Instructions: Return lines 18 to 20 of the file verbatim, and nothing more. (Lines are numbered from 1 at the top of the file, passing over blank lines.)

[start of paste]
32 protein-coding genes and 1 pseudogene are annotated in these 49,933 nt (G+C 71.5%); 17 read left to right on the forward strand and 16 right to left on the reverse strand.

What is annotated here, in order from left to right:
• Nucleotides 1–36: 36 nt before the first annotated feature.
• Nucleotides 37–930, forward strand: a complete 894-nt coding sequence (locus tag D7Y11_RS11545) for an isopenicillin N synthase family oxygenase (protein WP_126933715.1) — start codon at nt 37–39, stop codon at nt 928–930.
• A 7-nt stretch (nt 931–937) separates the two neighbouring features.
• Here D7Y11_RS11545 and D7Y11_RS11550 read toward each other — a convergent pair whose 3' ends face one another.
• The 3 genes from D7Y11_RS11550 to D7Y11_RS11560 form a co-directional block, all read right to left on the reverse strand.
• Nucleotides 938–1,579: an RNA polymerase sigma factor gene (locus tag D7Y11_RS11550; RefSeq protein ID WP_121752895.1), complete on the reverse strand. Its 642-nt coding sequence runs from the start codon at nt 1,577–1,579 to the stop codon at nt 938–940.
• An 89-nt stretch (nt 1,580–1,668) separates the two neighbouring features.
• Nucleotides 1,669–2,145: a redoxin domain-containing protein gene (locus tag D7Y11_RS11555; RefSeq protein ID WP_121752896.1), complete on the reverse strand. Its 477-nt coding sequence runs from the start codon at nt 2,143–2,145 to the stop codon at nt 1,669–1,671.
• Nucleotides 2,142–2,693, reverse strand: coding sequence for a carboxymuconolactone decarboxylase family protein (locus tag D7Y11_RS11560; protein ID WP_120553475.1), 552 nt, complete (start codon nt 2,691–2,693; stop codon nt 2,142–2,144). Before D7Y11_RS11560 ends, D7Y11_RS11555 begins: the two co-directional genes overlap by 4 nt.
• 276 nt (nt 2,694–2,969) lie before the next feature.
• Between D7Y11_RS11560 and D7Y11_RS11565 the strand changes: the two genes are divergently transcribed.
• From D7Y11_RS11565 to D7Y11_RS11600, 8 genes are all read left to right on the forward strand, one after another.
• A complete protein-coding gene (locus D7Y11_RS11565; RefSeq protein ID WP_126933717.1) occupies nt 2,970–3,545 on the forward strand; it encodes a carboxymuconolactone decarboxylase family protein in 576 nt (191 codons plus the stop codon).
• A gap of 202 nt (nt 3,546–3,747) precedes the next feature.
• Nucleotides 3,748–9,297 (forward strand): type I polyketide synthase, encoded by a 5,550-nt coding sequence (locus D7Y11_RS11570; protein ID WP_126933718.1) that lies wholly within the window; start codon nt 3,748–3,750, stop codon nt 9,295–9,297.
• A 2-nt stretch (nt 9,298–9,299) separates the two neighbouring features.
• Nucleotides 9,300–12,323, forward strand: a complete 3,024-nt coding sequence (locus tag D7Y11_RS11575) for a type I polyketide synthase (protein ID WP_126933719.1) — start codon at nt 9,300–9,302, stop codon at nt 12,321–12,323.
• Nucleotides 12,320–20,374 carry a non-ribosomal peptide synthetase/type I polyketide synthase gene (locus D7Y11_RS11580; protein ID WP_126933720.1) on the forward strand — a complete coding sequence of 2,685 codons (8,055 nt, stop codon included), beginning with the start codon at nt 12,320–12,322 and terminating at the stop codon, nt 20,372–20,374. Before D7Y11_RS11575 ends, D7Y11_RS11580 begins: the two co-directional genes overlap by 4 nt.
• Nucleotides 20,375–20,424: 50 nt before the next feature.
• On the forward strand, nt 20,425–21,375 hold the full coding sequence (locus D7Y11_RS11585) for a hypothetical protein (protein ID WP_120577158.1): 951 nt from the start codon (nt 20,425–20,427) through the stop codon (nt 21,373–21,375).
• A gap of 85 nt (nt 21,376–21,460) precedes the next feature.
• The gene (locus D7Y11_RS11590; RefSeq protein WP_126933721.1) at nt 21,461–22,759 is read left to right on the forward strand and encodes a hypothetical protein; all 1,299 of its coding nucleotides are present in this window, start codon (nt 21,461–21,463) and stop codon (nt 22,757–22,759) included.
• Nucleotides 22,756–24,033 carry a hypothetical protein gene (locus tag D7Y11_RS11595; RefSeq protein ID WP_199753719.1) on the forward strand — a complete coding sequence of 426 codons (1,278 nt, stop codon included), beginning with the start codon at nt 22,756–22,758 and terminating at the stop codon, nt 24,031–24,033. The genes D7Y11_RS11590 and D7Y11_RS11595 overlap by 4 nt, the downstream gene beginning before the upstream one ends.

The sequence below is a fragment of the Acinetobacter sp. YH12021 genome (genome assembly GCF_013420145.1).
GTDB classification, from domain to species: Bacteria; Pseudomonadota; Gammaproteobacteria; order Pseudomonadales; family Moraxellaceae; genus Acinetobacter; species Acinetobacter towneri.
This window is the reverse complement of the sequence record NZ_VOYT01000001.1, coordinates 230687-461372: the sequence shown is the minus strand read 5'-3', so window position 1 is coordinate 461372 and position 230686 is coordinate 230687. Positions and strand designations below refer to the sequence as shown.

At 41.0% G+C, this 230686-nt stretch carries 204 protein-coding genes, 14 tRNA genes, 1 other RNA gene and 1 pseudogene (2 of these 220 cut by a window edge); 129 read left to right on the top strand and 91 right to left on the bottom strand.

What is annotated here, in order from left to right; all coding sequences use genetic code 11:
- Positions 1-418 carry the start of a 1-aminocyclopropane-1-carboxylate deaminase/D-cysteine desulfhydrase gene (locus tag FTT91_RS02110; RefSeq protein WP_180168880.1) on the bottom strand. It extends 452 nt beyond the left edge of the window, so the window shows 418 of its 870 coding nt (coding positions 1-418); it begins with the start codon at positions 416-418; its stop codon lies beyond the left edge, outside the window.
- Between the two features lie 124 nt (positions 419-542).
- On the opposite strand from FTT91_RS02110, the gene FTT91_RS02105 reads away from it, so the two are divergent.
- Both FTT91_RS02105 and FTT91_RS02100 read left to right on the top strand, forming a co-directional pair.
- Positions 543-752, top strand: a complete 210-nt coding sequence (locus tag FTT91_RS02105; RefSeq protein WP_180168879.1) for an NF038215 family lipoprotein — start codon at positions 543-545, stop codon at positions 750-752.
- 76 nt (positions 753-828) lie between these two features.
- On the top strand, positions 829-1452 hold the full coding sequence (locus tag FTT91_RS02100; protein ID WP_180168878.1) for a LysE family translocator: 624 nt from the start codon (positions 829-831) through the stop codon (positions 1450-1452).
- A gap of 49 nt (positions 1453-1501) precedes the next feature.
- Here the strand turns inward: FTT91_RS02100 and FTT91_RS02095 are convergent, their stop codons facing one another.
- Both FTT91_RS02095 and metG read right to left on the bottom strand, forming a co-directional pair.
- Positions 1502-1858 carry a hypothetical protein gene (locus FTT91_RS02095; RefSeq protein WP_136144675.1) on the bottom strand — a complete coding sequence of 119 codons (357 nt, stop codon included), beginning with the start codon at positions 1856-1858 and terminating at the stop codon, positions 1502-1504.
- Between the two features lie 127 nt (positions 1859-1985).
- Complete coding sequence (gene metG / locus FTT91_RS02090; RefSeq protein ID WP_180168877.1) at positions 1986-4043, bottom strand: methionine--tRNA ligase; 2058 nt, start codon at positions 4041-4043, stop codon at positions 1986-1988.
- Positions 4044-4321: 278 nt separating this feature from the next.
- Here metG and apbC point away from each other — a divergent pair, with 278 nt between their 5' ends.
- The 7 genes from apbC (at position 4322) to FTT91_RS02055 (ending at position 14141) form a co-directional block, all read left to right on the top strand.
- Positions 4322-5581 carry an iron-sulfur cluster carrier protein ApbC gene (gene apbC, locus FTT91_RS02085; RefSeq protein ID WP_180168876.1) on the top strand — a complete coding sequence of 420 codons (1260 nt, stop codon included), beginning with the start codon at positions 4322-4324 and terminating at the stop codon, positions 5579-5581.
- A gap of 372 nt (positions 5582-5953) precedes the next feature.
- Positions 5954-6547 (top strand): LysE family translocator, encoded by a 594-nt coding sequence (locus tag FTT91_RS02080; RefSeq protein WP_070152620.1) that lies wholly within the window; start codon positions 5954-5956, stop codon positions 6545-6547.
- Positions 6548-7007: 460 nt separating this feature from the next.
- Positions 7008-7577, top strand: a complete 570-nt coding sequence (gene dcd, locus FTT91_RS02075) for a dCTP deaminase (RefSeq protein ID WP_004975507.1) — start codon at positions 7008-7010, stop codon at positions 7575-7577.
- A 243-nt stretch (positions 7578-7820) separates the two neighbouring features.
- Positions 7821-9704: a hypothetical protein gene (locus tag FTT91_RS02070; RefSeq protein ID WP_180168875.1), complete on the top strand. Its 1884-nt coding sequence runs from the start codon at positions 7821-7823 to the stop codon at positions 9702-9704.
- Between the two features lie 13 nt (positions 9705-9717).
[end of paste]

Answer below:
• A 2-nt stretch (nt 9,298–9,299) separates the two neighbouring features.
• Nucleotides 9,300–12,323, forward strand: a complete 3,024-nt coding sequence (locus tag D7Y11_RS11575) for a type I polyketide synthase (protein ID WP_126933719.1) — start codon at nt 9,300–9,302, stop codon at nt 12,321–12,323.
• Nucleotides 12,320–20,374 carry a non-ribosomal peptide synthetase/type I polyketide synthase gene (locus D7Y11_RS11580; protein ID WP_126933720.1) on the forward strand — a complete coding sequence of 2,685 codons (8,055 nt, stop codon included), beginning with the start codon at nt 12,320–12,322 and terminating at the stop codon, nt 20,372–20,374. Before D7Y11_RS11575 ends, D7Y11_RS11580 begins: the two co-directional genes overlap by 4 nt.